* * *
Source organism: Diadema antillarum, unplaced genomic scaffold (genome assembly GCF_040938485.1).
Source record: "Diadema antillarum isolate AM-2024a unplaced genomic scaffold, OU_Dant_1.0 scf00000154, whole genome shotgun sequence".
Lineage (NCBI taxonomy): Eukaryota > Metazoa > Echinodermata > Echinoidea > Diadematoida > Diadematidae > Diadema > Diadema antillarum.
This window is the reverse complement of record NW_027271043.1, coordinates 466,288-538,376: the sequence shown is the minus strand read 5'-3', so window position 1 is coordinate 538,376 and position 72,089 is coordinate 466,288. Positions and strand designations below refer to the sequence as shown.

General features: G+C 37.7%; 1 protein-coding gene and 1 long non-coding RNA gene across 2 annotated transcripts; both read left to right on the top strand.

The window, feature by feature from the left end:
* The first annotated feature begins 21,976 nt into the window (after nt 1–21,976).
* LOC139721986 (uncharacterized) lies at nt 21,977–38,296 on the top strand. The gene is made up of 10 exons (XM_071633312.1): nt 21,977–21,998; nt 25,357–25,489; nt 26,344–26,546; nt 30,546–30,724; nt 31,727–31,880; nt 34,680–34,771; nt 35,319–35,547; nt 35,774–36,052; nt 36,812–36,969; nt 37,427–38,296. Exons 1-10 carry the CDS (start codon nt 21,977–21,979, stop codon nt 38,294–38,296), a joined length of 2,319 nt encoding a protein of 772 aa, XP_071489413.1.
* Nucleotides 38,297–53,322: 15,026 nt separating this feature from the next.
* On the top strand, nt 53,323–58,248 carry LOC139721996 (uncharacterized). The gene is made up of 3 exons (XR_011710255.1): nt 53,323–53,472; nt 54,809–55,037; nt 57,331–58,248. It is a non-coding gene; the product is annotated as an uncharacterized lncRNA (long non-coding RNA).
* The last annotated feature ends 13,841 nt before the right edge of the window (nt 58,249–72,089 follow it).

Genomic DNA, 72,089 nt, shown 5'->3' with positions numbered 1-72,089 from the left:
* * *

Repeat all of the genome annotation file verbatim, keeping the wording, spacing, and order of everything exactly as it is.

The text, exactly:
Source organism: Diadema antillarum, unplaced genomic scaffold (genome assembly GCF_040938485.1).
Source record: "Diadema antillarum isolate AM-2024a unplaced genomic scaffold, OU_Dant_1.0 scf00000154, whole genome shotgun sequence".
Lineage (NCBI taxonomy): Eukaryota > Metazoa > Echinodermata > Echinoidea > Diadematoida > Diadematidae > Diadema > Diadema antillarum.
This window is the reverse complement of record NW_027271043.1, coordinates 466,288-538,376: the sequence shown is the minus strand read 5'-3', so window position 1 is coordinate 538,376 and position 72,089 is coordinate 466,288. Positions and strand designations below refer to the sequence as shown.

General features: G+C 37.7%; 1 protein-coding gene and 1 long non-coding RNA gene across 2 annotated transcripts; both read left to right on the top strand.

The window, feature by feature from the left end:
* The first annotated feature begins 21,976 nt into the window (after nt 1–21,976).
* LOC139721986 (uncharacterized) lies at nt 21,977–38,296 on the top strand. The gene is made up of 10 exons (XM_071633312.1): nt 21,977–21,998; nt 25,357–25,489; nt 26,344–26,546; nt 30,546–30,724; nt 31,727–31,880; nt 34,680–34,771; nt 35,319–35,547; nt 35,774–36,052; nt 36,812–36,969; nt 37,427–38,296. Exons 1-10 carry the CDS (start codon nt 21,977–21,979, stop codon nt 38,294–38,296), a joined length of 2,319 nt encoding a protein of 772 aa, XP_071489413.1.
* Nucleotides 38,297–53,322: 15,026 nt separating this feature from the next.
* On the top strand, nt 53,323–58,248 carry LOC139721996 (uncharacterized). The gene is made up of 3 exons (XR_011710255.1): nt 53,323–53,472; nt 54,809–55,037; nt 57,331–58,248. It is a non-coding gene; the product is annotated as an uncharacterized lncRNA (long non-coding RNA).
* The last annotated feature ends 13,841 nt before the right edge of the window (nt 58,249–72,089 follow it).

Genomic DNA, 72,089 nt, shown 5'->3' with positions numbered 1-72,089 from the left: